Wednesday, April 11, 2012

Time To Take The Trash Out...

Without question, yesterday was not a boring day, in either the media at large, or the specific corner of the media where politics is the focus.

We'll leave you to click through on your own to read about things like the Petrino scandal erupting at Arkansas, the latest from the Trayvon Martin shooter George Zimmerman, or the latest on North Korea's "satellite launch."

In our corner of the media world, on Tuesday, in American politics at the national level, the general election portion of the 2012 Presidential race began in earnest. For at least one candidate, that meant the first of many quiet "trash days" for some of his more extreme viewpoints.

It's true that Rick Santorum's surprise announcement that he was getting out of the 2012 GOP race for President, and President Obama's blistering - and accurate - address about tax fairness dominated the political media landscape Tuesday. Still, some astute media watchers have already began watching for the first signs of Mitt Romney'salmost inevitable pivot towards the center - what journalist Timothy Noah is already calling the "Etch A Sketch Watch."

We've been in complete agreement with Greg Sargent at The Washington Post's Plum Line blog for quite some time on this subject, that Mitt Romney's general election campaign strategy will almost certainly need to have the forgetfulness of the American electorate, if Romney is to gain any traction with so-called independent voters. When Romney's advisor Eric Fehrnstrom confirmed the Romney plan with Fehrnstrom's "Etch A Sketch" comment a couple of weeks ago, it was only an accidental admission of what virtually everyone in politics already assumed was Romney's intent.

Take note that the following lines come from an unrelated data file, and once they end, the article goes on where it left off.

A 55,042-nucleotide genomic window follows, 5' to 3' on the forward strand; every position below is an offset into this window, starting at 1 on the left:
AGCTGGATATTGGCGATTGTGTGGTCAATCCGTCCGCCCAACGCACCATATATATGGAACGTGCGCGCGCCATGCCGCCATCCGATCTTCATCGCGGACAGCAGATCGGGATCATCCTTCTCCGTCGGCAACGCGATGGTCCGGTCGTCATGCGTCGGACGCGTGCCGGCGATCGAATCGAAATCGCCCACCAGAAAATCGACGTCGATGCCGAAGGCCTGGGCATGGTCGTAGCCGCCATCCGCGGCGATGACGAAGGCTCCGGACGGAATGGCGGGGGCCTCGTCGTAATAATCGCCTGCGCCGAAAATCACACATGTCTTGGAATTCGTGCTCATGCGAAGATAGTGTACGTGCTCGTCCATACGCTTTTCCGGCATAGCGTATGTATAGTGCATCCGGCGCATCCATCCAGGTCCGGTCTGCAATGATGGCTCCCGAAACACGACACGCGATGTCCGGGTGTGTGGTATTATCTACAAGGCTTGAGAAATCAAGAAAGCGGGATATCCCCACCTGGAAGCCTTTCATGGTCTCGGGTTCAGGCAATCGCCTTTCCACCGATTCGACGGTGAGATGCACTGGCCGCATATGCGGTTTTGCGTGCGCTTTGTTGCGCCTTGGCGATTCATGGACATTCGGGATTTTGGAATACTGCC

We think moving toward the center will damage Romney with the extremists in the Republican party. It's also the only chance he has to gain more votes from independents and moderates. We also believe that that President Obama was absolutely correct when he said that the 2012 election may present the most obvious choice - and most lopsided results - since the Johnson-Goldwater election of 1964.

A perfect example of this showed up this week in what has been a swing state for much of the last decade, Colorado. In a poll released Tuesday, Romney is getting killed in the Rocky Mountain state. President Obama has gone from a statistical tie in December in Colorado, to a thirteen point lead now - and the trendlines for Obama are only going up.

It's a similar story for Romney and Obama with women, nationally. The most recent Washington Post/ABC News poll released Tuesday gave Obama a 27 point lead among women.

Among Latino voters, in a Fox News poll released in early March, President Obama got the support of 70 percent of Latino voters, while Romney got 14 percent - almost half of what Sen. John McCain got in the 2008 election.

And don't even talk to Mitt Romney about the appalling level of Republican voter apathy right now. The Republican enthusiasm gap, as we mentioned recently in another commentary, is yawning like the maw of a giant political leviathan.

We're not saying this election is in the bag for Democrats - not by a long shot. Even if President Obama wins his race, some of the most important races will be in Congressional and state level races - places where Democrats still have a great deal of work to do.

Even so, like Tim Noah and Greg Sargent, we're anxiously awaiting to see how the Romney campaign is going to attempt to toss out some of the extreme positions Mr. Romney vigorously supported throughout the GOP Primary race. As Romney now attempts to court the more moderate, sane, middle-of-the-political road voters - without drawing angry rebukes from the Tea Party/extremist wing of the party - it'll be mighty hard to bury the hatchet and get rid of his previous positions when everyone is watching.

As a very well-known Republican politician once said about another major challenge, "Bring it on." We can't wait.

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